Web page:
Diets Low in Sulfur Amino Acids May Benefit Heart Health

Reid Hackney formerly served as the vice president and chief operating officer of A’GACI in San Antonio, Texas. A veteran of the fashion industry, Reid Hackney obtained his accounting degree from Penn State, which recently announced an important scientific discovery.

Researchers at the Penn State College of Medicine found that a smaller-than-average amount of sulfur amino acids in one’s diet mitigated the risk of cardiovascular diseases. These acids combine to form proteins essential to normal functioning.

On average, Americans consume 2.5 times more sulfur amino acids than necessary. Foods such as meats, soy, nuts, and dairy products are rich in these chemicals. Conversely, building one’s food intake around fruits, vegetables, and grains predicts better heart health outcomes.

The study examined the blood work of some 11,000 respondents to a national health survey, and found fewer biomarkers (indicators of heart and blood vessel problems). The sample excluded people who’d had heart attacks, congestive heart failure, or other cardiovascular conditions, or consumed below-average amounts of sulfur amino acids.

Researchers noted that while the results of the study are compelling, further investigation is needed to determine whether the absence of problem biomarkers actually translates into lower cardiovascular disease rates.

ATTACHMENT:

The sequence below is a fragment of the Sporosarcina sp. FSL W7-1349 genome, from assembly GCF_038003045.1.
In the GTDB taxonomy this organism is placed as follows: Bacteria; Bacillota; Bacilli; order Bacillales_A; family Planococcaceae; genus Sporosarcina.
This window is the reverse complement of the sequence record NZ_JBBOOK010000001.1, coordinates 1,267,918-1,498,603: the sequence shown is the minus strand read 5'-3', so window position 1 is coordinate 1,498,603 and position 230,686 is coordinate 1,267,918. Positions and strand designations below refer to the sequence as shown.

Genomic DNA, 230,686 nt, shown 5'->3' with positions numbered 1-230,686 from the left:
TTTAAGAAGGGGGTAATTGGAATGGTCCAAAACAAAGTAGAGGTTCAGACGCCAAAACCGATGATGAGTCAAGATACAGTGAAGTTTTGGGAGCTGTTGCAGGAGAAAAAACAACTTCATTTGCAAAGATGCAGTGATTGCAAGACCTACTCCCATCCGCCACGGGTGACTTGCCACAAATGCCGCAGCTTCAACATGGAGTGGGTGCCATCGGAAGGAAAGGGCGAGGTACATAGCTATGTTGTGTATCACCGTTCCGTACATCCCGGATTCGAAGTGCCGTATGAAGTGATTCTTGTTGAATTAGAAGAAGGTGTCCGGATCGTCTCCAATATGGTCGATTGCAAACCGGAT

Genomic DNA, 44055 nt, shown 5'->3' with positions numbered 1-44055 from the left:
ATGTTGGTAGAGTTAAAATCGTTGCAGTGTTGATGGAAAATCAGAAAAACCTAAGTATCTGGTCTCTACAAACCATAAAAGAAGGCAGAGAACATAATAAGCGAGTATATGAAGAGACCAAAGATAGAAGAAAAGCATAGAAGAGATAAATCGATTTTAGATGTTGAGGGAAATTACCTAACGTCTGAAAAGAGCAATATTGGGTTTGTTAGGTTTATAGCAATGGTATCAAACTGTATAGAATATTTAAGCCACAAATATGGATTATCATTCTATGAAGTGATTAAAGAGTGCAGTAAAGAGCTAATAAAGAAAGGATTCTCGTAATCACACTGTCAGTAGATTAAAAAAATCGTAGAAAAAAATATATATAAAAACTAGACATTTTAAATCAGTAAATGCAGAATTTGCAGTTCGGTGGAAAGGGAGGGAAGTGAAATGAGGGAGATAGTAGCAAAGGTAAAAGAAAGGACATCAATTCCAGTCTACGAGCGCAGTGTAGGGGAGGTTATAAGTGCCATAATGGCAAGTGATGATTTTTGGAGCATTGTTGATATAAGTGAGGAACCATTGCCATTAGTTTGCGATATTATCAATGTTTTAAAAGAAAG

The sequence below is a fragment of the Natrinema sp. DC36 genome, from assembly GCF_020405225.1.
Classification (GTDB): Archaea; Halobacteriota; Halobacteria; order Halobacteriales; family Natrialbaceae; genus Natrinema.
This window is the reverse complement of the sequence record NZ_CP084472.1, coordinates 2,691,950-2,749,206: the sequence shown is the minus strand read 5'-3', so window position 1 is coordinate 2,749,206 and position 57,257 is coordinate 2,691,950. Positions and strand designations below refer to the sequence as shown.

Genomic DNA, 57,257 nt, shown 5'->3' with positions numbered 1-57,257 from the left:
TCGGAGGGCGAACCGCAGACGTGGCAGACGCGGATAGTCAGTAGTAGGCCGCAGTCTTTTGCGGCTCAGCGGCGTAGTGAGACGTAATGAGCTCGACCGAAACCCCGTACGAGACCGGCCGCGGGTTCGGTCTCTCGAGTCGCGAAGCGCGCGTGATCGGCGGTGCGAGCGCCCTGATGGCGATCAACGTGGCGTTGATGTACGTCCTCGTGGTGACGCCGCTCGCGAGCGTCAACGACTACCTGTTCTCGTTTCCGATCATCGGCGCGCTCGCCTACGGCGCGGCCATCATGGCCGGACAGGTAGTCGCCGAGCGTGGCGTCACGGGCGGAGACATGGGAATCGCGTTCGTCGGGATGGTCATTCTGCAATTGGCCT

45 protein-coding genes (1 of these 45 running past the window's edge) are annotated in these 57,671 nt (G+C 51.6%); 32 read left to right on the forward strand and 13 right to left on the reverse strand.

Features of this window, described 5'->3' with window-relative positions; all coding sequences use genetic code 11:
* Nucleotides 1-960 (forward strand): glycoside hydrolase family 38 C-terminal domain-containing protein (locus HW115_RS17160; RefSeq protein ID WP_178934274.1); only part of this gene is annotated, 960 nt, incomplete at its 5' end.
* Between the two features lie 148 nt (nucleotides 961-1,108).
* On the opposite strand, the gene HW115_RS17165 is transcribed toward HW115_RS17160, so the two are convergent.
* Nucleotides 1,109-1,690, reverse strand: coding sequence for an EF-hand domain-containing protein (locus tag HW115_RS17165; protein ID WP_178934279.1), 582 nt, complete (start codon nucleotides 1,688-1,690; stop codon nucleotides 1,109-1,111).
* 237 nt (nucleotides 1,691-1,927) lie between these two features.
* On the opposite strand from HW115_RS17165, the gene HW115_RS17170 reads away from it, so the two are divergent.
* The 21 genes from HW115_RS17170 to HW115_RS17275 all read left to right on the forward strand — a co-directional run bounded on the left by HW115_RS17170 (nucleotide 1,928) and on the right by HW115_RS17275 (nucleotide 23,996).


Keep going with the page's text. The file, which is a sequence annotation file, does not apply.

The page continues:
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San Antonio Founder Lions Club Supports Local Community

Reid Hackney studied accounting at Penn State University and earned a bachelor of science before he entered a career in finance. Now retired and living in San Antonio, Texas, Reid Hackney has served as a member of the San Antonio Founder Lions Club since 2017. The organization supports its community with fundraising programs and other endeavors.

San Antonio Founder Lions Club, established in 1915, began as a way for business professionals to come together to promote companies in the San Antonio area. The club was a chapter of the Royal Order of the Lions, a national organization, and it welcomed 53 members to its first meeting.

The following year, the San Antonio club became independent from the national organization after members voiced disagreement with the organizational style and standards. Since then, the group has undergone several other transformations, but the goal of supporting the local community continues. One of the club’s programs, Big Give, raises funds for several worthy causes, including eye exams and eyeglasses for those in need.